essentially contested concept

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essentially contested concept

a category of general concepts in the social sciences, e.g. POWER, the application of which, according to Gallie (1955) and Lukes (1974), is inherently a matter of dispute. The reason given for this is that competing versions of concepts such as ‘power’ inevitably involve relativity to VALUES. According to this view, hypotheses using concepts such as ‘power’ can be appraised empirically but will remain relative to the evaluative framework within which the particular versions of the concept are couched. There are parallels between this notion and Weber's earlier view that social science propositions are VALUE-RELATIVE (see also VALUE FREEDOM AND VALUE NEUTRALITY). See also POWER.
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Such criticism results from a misunderstanding over the range of application of the idea of essentially contested concepts.
8) Bearing this in mind, it seems that the corpus of what we call essentially contested concepts is made up of more or less all traditional concepts of political philosophy which do not have a technical meaning or are not part of some metatruths.
It would be wrong to claim that essentially contested concepts are necessarily reducible to psychologisms such as interest or distrust, or to the fact that on the philosophical level there is a plurality of metaphysical interpretations.
13) Thus Gallie, in his paper on essentially contested concepts, presupposes publicly accessible relations as a matrix for understanding the meaning of signs.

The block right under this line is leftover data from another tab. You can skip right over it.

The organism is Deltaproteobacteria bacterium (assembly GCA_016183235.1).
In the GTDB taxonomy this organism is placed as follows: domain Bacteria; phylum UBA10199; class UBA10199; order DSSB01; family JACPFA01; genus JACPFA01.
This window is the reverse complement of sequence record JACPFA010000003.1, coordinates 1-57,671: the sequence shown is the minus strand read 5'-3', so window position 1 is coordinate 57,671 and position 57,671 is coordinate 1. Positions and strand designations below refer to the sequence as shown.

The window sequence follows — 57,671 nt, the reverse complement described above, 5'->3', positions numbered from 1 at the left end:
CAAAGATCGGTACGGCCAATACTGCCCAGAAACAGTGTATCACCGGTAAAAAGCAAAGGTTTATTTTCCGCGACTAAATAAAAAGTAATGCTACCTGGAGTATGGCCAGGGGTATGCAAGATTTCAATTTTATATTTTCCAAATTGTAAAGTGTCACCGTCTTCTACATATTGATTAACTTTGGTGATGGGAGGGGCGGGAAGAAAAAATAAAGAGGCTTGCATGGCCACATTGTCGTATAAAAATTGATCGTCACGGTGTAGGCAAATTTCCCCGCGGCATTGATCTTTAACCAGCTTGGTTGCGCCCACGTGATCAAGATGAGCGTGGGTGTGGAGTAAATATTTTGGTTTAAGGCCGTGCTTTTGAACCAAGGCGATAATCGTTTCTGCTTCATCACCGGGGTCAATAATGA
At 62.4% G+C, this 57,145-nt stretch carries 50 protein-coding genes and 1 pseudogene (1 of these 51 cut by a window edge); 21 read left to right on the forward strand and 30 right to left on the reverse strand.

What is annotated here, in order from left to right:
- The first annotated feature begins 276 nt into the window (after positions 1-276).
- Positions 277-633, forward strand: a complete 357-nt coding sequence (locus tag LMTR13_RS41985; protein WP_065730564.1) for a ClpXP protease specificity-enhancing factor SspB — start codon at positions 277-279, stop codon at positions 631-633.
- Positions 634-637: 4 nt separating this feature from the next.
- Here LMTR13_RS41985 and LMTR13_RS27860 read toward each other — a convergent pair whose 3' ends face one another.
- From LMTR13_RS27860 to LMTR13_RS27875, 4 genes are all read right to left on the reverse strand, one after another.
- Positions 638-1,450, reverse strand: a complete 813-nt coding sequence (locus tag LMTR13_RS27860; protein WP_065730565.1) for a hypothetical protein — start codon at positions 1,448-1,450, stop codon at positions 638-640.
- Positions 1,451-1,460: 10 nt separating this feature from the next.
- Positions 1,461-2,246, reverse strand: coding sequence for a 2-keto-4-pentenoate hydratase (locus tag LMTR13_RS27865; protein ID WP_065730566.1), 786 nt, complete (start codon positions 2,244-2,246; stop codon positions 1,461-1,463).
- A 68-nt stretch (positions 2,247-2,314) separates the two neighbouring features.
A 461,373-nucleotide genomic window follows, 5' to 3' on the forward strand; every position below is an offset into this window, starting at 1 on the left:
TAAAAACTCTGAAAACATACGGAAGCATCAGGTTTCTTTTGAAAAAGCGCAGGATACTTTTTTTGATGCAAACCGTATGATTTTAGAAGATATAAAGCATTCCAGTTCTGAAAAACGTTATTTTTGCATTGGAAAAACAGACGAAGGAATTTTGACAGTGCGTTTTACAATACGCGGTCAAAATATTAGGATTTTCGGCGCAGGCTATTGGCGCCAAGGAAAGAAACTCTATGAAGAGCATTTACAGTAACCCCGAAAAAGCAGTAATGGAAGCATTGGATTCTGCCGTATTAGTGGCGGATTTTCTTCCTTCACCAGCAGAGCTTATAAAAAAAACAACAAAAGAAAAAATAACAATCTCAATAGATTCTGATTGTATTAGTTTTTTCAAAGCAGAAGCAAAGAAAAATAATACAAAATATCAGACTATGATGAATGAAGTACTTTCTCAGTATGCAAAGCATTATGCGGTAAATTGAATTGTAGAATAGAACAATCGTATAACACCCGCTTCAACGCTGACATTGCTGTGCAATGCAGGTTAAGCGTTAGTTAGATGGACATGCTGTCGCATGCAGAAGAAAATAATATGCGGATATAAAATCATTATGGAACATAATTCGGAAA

Newey's criticism thus does not target Gallie directly, but other authors do, including Connoly, MacIntyer, and Mason, who made the original thesis radical by claiming that politics and history are essentially contested concepts.
Gallie (1956) proposed the essentially contested concepts (ECC) theory to address concepts that, by their very nature, invite perpetual disputes and are inevitably contested.
Gallie called essentially contested concepts, and the nature of their classification derives from how (and why) we contest them as such.
In particular, he considers and rejects explanations which attribute the persistence of disagreement to conflicting value-claims or which claim that disputants simply fail to understand one another, offers what he takes to be a novel reconstruction of the essentially contested concepts doctrine and suggests that recent optimism as to the possibility of "an overlapping consensus upon a political conception of justice" is misplaced.
The principal argument Mason does provide for his tertium quid seems to lie behind his treatment of essentially contested concepts.
What is `essentially contested' here is not the extension of `work of music' which seems to be how Gallie thought of essentially contested concepts.
Canadian Federalism is an essentially contested concept of this type and consequently disagreements about Federalism are not only about what the concept means as such but most basically about the meaning of the historical experience of nation-building in Canada and how we want to live in the future.